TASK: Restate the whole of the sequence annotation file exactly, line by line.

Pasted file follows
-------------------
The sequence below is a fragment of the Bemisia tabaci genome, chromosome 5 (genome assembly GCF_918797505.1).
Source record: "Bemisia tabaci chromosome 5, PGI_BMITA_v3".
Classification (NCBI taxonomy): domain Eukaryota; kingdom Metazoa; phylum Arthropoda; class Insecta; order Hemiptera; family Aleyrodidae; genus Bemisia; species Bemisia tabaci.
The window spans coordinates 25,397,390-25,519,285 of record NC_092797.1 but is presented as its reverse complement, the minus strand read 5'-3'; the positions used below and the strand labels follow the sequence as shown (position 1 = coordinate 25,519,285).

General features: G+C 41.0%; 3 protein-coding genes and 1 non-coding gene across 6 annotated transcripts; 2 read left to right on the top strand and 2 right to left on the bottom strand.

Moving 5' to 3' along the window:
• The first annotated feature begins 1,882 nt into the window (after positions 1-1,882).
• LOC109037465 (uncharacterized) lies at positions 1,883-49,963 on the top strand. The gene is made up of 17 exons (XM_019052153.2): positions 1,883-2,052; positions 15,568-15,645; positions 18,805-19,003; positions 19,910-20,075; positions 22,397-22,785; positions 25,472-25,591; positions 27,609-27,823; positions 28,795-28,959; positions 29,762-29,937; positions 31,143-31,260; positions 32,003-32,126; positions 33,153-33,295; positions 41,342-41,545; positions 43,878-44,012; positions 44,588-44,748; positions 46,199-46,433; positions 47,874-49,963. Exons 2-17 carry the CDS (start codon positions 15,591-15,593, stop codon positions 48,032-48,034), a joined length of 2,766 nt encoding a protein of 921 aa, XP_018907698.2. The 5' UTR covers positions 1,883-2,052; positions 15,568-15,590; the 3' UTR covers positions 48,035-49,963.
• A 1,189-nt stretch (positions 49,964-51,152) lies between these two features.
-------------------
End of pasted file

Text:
The sequence below is a fragment of the Bemisia tabaci genome, chromosome 5 (genome assembly GCF_918797505.1).
Source record: "Bemisia tabaci chromosome 5, PGI_BMITA_v3".
Classification (NCBI taxonomy): domain Eukaryota; kingdom Metazoa; phylum Arthropoda; class Insecta; order Hemiptera; family Aleyrodidae; genus Bemisia; species Bemisia tabaci.
The window spans coordinates 25,397,390-25,519,285 of record NC_092797.1 but is presented as its reverse complement, the minus strand read 5'-3'; the positions used below and the strand labels follow the sequence as shown (position 1 = coordinate 25,519,285).

General features: G+C 41.0%; 3 protein-coding genes and 1 non-coding gene across 6 annotated transcripts; 2 read left to right on the top strand and 2 right to left on the bottom strand.

Moving 5' to 3' along the window:
• The first annotated feature begins 1,882 nt into the window (after positions 1-1,882).
• LOC109037465 (uncharacterized) lies at positions 1,883-49,963 on the top strand. The gene is made up of 17 exons (XM_019052153.2): positions 1,883-2,052; positions 15,568-15,645; positions 18,805-19,003; positions 19,910-20,075; positions 22,397-22,785; positions 25,472-25,591; positions 27,609-27,823; positions 28,795-28,959; positions 29,762-29,937; positions 31,143-31,260; positions 32,003-32,126; positions 33,153-33,295; positions 41,342-41,545; positions 43,878-44,012; positions 44,588-44,748; positions 46,199-46,433; positions 47,874-49,963. Exons 2-17 carry the CDS (start codon positions 15,591-15,593, stop codon positions 48,032-48,034), a joined length of 2,766 nt encoding a protein of 921 aa, XP_018907698.2. The 5' UTR covers positions 1,883-2,052; positions 15,568-15,590; the 3' UTR covers positions 48,035-49,963.
• A 1,189-nt stretch (positions 49,964-51,152) lies between these two features.